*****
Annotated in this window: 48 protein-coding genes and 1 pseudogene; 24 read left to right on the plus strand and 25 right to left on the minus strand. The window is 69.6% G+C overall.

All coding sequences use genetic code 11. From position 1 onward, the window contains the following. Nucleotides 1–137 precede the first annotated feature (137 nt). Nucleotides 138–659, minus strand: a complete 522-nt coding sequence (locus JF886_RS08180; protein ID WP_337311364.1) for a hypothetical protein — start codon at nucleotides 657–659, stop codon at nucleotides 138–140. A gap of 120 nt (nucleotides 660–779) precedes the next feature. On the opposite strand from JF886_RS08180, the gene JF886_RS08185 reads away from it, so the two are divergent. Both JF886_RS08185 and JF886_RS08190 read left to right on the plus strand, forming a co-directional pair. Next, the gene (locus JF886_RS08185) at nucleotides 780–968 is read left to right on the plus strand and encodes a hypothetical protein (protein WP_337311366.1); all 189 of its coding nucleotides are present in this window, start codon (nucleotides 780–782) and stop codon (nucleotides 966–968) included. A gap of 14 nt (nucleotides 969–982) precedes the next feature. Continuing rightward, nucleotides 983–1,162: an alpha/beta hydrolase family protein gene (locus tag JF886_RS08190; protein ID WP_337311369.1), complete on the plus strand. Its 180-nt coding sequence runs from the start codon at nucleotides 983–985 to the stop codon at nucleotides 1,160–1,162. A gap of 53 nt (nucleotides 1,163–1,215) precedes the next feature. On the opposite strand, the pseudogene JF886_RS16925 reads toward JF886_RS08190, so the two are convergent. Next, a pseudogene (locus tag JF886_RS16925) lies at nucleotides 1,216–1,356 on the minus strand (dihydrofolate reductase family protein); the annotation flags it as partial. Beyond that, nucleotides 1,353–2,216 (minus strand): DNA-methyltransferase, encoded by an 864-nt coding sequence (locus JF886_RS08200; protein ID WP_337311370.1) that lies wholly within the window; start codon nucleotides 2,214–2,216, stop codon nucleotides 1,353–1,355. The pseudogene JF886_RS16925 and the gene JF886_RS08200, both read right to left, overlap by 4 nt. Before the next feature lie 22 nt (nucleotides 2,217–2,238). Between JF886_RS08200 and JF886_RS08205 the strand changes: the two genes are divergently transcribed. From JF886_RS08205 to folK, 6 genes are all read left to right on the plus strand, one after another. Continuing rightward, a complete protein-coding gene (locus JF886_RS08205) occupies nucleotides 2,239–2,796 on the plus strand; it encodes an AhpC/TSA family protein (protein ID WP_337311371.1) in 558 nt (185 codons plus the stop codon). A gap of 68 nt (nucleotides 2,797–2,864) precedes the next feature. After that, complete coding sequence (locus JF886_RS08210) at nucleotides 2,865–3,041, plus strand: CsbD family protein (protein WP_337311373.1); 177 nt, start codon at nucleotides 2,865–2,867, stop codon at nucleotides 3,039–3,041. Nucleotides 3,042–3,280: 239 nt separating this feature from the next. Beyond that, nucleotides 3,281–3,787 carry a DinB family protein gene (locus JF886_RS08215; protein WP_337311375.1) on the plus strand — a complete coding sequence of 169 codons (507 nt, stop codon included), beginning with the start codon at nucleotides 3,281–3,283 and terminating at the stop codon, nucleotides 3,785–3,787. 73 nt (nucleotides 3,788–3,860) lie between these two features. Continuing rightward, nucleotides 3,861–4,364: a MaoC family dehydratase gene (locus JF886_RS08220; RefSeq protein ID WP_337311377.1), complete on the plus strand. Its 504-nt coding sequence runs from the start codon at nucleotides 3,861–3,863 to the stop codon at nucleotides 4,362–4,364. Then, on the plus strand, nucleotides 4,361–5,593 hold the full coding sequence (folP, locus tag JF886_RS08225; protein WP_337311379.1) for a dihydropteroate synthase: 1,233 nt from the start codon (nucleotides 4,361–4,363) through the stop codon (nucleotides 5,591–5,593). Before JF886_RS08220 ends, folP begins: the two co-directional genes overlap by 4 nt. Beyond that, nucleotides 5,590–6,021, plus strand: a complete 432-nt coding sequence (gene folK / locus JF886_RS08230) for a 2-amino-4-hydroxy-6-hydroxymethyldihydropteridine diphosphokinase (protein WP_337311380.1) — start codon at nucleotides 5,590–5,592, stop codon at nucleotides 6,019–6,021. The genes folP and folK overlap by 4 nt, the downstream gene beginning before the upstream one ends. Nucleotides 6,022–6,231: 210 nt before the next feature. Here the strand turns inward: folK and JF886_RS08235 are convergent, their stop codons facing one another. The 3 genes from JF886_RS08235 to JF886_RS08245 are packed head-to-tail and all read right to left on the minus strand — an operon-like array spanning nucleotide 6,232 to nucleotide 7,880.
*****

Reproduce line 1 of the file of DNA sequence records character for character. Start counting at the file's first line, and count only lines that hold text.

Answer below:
Annotated in this window: 48 protein-coding genes and 1 pseudogene; 24 read left to right on the plus strand and 25 right to left on the minus strand. The window is 69.6% G+C overall.